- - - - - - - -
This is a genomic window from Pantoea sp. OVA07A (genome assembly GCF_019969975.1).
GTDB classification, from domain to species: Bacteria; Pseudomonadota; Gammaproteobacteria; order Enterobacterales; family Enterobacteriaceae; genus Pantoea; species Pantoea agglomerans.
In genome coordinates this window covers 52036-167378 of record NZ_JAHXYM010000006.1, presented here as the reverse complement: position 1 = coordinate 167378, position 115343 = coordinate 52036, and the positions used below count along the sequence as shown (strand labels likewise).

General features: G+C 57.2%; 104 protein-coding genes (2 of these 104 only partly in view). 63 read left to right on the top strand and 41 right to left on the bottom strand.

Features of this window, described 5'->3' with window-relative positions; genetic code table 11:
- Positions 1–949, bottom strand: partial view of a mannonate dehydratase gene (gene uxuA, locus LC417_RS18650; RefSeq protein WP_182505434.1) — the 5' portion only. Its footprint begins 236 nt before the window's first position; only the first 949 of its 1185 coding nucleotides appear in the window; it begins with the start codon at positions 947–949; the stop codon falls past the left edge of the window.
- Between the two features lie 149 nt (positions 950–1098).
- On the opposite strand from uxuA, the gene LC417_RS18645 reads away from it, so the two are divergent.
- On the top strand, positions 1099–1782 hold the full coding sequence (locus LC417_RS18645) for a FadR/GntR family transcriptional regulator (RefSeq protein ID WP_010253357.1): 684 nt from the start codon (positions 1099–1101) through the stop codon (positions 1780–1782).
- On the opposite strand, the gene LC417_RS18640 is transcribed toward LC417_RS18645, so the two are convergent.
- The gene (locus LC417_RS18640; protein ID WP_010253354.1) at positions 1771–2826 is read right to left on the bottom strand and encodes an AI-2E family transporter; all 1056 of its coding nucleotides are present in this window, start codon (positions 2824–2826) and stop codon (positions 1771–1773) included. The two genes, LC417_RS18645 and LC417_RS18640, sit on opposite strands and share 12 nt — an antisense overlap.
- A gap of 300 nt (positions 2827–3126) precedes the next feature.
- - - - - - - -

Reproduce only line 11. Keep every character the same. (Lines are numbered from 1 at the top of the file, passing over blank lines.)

- The gene (locus LC417_RS18640; protein ID WP_010253354.1) at positions 1771–2826 is read right to left on the bottom strand and encodes an AI-2E family transporter; all 1056 of its coding nucleotides are present in this window, start codon (positions 2824–2826) and stop codon (positions 1771–1773) included. The two genes, LC417_RS18645 and LC417_RS18640, sit on opposite strands and share 12 nt — an antisense overlap.